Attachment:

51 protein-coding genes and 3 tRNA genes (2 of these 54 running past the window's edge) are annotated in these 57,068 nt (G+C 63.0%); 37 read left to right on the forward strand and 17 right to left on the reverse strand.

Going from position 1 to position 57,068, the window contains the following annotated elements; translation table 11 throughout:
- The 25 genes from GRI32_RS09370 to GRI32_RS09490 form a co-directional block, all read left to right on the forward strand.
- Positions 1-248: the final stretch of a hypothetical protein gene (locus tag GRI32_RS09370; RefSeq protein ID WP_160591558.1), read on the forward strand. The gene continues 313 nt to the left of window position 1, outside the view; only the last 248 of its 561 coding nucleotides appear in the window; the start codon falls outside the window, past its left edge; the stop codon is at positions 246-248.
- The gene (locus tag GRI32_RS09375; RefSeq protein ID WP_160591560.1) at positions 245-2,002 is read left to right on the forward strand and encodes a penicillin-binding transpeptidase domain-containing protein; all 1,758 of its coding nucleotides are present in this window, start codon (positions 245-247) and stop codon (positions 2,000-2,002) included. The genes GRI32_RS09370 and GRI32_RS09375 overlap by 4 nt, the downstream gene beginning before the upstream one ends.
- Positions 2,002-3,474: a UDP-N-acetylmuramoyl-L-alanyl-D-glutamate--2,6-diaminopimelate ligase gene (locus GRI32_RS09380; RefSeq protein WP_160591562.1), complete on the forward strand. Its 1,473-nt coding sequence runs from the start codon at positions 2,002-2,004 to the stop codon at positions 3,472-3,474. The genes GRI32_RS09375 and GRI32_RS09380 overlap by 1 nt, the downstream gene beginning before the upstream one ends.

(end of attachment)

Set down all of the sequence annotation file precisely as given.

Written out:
51 protein-coding genes and 3 tRNA genes (2 of these 54 running past the window's edge) are annotated in these 57,068 nt (G+C 63.0%); 37 read left to right on the forward strand and 17 right to left on the reverse strand.

Going from position 1 to position 57,068, the window contains the following annotated elements; translation table 11 throughout:
- The 25 genes from GRI32_RS09370 to GRI32_RS09490 form a co-directional block, all read left to right on the forward strand.
- Positions 1-248: the final stretch of a hypothetical protein gene (locus tag GRI32_RS09370; RefSeq protein ID WP_160591558.1), read on the forward strand. The gene continues 313 nt to the left of window position 1, outside the view; only the last 248 of its 561 coding nucleotides appear in the window; the start codon falls outside the window, past its left edge; the stop codon is at positions 246-248.
- The gene (locus tag GRI32_RS09375; RefSeq protein ID WP_160591560.1) at positions 245-2,002 is read left to right on the forward strand and encodes a penicillin-binding transpeptidase domain-containing protein; all 1,758 of its coding nucleotides are present in this window, start codon (positions 245-247) and stop codon (positions 2,000-2,002) included. The genes GRI32_RS09370 and GRI32_RS09375 overlap by 4 nt, the downstream gene beginning before the upstream one ends.
- Positions 2,002-3,474: a UDP-N-acetylmuramoyl-L-alanyl-D-glutamate--2,6-diaminopimelate ligase gene (locus GRI32_RS09380; RefSeq protein WP_160591562.1), complete on the forward strand. Its 1,473-nt coding sequence runs from the start codon at positions 2,002-2,004 to the stop codon at positions 3,472-3,474. The genes GRI32_RS09375 and GRI32_RS09380 overlap by 1 nt, the downstream gene beginning before the upstream one ends.